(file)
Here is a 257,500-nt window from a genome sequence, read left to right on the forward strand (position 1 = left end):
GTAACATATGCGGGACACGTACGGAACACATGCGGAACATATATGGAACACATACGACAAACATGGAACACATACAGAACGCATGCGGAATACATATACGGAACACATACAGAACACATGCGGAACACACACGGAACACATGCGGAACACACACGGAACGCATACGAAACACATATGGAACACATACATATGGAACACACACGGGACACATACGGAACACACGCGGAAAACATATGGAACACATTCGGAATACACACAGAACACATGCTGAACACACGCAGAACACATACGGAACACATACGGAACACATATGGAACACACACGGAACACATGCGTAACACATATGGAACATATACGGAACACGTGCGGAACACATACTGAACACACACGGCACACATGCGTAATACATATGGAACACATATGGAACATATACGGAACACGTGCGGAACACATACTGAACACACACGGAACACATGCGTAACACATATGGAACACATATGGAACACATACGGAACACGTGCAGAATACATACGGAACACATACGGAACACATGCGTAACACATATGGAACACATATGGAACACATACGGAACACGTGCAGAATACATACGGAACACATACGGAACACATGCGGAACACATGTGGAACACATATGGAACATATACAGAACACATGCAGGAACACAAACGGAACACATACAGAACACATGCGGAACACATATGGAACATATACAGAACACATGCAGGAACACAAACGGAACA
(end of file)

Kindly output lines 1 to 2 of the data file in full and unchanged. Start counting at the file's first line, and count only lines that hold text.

Here is a 257,500-nt window from a genome sequence, read left to right on the forward strand (position 1 = left end):
GTAACATATGCGGGACACGTACGGAACACATGCGGAACATATATGGAACACATACGACAAACATGGAACACATACAGAACGCATGCGGAATACATATACGGAACACATACAGAACACATGCGGAACACACACGGAACACATGCGGAACACACACGGAACGCATACGAAACACATATGGAACACATACATATGGAACACACACGGGACACATACGGAACACACGCGGAAAACATATGGAACACATTCGGAATACACACAGAACACATGCTGAACACACGCAGAACACATACGGAACACATACGGAACACATATGGAACACACACGGAACACATGCGTAACACATATGGAACATATACGGAACACGTGCGGAACACATACTGAACACACACGGCACACATGCGTAATACATATGGAACACATATGGAACATATACGGAACACGTGCGGAACACATACTGAACACACACGGAACACATGCGTAACACATATGGAACACATATGGAACACATACGGAACACGTGCAGAATACATACGGAACACATACGGAACACATGCGTAACACATATGGAACACATATGGAACACATACGGAACACGTGCAGAATACATACGGAACACATACGGAACACATGCGGAACACATGTGGAACACATATGGAACATATACAGAACACATGCAGGAACACAAACGGAACACATACAGAACACATGCGGAACACATATGGAACATATACAGAACACATGCAGGAACACAAACGGAACA